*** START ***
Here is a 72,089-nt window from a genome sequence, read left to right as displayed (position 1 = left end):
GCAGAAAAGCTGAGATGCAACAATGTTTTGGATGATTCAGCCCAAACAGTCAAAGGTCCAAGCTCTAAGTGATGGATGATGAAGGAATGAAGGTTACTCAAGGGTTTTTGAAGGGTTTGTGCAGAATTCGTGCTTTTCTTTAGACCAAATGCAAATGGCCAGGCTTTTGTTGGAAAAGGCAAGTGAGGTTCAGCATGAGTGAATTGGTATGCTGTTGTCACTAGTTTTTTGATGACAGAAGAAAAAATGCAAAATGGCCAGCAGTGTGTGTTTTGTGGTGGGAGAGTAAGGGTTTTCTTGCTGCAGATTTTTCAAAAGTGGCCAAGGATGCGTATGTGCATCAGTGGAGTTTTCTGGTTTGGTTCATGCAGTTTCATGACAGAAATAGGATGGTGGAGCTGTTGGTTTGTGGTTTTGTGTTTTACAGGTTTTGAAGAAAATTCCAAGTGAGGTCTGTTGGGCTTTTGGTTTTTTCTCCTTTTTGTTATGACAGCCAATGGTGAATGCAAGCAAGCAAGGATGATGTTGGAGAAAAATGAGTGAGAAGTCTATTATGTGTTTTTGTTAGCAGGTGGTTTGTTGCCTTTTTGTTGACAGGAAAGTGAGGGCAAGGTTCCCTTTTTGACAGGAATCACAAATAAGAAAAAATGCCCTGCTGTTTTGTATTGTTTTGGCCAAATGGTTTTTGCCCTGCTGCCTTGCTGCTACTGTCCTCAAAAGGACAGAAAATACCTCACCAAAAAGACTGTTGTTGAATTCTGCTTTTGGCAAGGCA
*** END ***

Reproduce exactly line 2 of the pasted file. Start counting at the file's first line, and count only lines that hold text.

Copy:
GCAGAAAAGCTGAGATGCAACAATGTTTTGGATGATTCAGCCCAAACAGTCAAAGGTCCAAGCTCTAAGTGATGGATGATGAAGGAATGAAGGTTACTCAAGGGTTTTTGAAGGGTTTGTGCAGAATTCGTGCTTTTCTTTAGACCAAATGCAAATGGCCAGGCTTTTGTTGGAAAAGGCAAGTGAGGTTCAGCATGAGTGAATTGGTATGCTGTTGTCACTAGTTTTTTGATGACAGAAGAAAAAATGCAAAATGGCCAGCAGTGTGTGTTTTGTGGTGGGAGAGTAAGGGTTTTCTTGCTGCAGATTTTTCAAAAGTGGCCAAGGATGCGTATGTGCATCAGTGGAGTTTTCTGGTTTGGTTCATGCAGTTTCATGACAGAAATAGGATGGTGGAGCTGTTGGTTTGTGGTTTTGTGTTTTACAGGTTTTGAAGAAAATTCCAAGTGAGGTCTGTTGGGCTTTTGGTTTTTTCTCCTTTTTGTTATGACAGCCAATGGTGAATGCAAGCAAGCAAGGATGATGTTGGAGAAAAATGAGTGAGAAGTCTATTATGTGTTTTTGTTAGCAGGTGGTTTGTTGCCTTTTTGTTGACAGGAAAGTGAGGGCAAGGTTCCCTTTTTGACAGGAATCACAAATAAGAAAAAATGCCCTGCTGTTTTGTATTGTTTTGGCCAAATGGTTTTTGCCCTGCTGCCTTGCTGCTACTGTCCTCAAAAGGACAGAAAATACCTCACCAAAAAGACTGTTGTTGAATTCTGCTTTTGGCAAGGCA